I suppose that if I get used to living amongst 40 story tall pulsating machines that flash red lights in the night sky, I might learn to like it! I might decide to move away on principle and build my house in the heart of Industrial land ,say Commissioners Street at Cherry Beach in Toronto! Or Maybe I should rethink this, How about I use the Green Energy Act and get approval in our new INDUSTRIAL TOWNSHIP and open up a WATER TRUCKING COMPANY? I could bottle our nice water from our new well and name this company… “Creemore Springs Water Farm” I could do very well. Maybe end up with 100 semi’s hauling water. What? not sound GREEN to You? Neither are wind turbines…Please do the research. If my neighbour can be industrious then so can I right??? If that all fails, maybe I can rent out my lovely little house on the adjacent 100 acres beside the wind factory. There are a lot of Bikers that love to come to the area, maybe they would like a new headquarters. After all I have heard that Harley’s are as quiet as a refrigerator just like the wind power brochures have assured me the wind turbine factory will be. I am so glad that WPD INC. thought enough of the view here to name their factory “Fairview” This shows me that they have excellent taste and appreciate the the incredible views in Clearview , Guess that’s what our tourist attracting Township is all about… the clear views of Nottawasaga Bay, the Blue Mountain ski hills, Midland and the charming twinkling lights of Stayner. Too bad about the wildlife though, oh well they can just head north as usual…oops, I forgot … Georgian Bay is in the way. Turbines up the Escarpment to Tobermory…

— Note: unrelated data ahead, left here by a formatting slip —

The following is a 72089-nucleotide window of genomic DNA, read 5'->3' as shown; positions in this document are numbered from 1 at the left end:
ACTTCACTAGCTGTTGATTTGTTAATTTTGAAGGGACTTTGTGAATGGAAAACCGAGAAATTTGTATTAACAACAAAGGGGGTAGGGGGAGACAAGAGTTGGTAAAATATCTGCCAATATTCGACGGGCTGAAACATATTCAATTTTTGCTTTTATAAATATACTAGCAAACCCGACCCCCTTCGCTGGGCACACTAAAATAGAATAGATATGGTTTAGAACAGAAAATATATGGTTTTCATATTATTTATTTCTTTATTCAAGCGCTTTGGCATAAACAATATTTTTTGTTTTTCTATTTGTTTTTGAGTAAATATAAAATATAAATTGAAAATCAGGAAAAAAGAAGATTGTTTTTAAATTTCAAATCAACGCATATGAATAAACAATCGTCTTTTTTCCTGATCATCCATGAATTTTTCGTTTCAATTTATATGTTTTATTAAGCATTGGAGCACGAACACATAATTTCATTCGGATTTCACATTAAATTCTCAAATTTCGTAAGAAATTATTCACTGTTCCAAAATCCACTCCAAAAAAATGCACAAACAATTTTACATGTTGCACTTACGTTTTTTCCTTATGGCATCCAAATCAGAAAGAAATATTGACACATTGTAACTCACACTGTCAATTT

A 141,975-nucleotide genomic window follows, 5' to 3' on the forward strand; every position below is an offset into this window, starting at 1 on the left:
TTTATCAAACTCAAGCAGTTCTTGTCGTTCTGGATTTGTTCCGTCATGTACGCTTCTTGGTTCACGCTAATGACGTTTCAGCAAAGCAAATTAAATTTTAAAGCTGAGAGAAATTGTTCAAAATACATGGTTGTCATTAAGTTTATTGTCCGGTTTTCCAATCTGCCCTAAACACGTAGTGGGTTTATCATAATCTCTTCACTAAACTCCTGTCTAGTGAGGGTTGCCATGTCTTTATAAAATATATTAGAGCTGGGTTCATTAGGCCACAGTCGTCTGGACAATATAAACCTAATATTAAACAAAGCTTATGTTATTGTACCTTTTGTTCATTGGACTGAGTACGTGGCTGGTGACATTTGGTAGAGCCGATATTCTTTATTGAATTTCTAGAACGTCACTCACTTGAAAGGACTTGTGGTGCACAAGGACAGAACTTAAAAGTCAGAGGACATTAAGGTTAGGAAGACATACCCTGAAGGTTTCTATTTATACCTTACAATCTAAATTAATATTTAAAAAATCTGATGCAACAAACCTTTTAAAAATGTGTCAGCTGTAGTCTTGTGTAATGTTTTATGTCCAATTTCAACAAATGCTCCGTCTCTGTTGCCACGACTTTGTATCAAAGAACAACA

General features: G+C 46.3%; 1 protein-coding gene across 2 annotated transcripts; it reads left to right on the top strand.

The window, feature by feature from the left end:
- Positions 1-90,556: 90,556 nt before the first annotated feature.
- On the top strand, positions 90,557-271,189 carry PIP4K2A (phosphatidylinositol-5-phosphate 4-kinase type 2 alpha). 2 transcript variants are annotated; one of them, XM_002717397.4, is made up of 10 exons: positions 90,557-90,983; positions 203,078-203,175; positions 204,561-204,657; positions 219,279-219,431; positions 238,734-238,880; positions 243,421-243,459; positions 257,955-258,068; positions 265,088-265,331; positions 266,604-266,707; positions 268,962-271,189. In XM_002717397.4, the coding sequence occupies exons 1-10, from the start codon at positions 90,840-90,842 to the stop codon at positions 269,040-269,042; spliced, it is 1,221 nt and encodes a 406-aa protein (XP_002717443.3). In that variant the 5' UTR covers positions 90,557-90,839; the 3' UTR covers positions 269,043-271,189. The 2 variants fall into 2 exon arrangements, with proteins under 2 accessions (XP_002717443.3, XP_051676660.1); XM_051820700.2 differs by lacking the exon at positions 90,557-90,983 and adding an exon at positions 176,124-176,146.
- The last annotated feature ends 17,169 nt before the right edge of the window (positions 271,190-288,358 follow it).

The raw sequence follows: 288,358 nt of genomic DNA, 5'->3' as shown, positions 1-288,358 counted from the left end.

to the west…. the east seems to be inundated with the turbines too. Guess they will have to head to Toronto, only one turbine there and it’s a small one beside the Gardner Express Way and the very commercial CNE grounds.

  3. Yup, and that showboat CNE wind turbine has an operating capacity of less than 13% over the last 5 years — i.e. it hardly ever works! — so the wildlife fleeing rural lands should be relatively safe.


  4. A mayor saying they don’t know and are not for or against is a movement in the right direction. Maybe not enough but a lot better than going on how great the project could be for the township/county or municipality when in truth they have no idea. Hopefully they will learn enough to understand how harmful and wasteful industrial wind complexes are.

  5. Zen: 4 years ago they were all tripping over each other pushing all projects through because the wind industry told them their community would become the “leader” in Ontario. So easy to manipulate, isn’t it?

    Now the wind industry is just using that same game with the McGuinty government who has the goal of becoming the wiind “silicon valley” of the world!

    These politicians all must have some serious ego problems. The public is nowhere on their list of priorities, that’s for sure.

  6. Melodie:

    See my response to your previous post about house values.

    You may like the business proposal I made.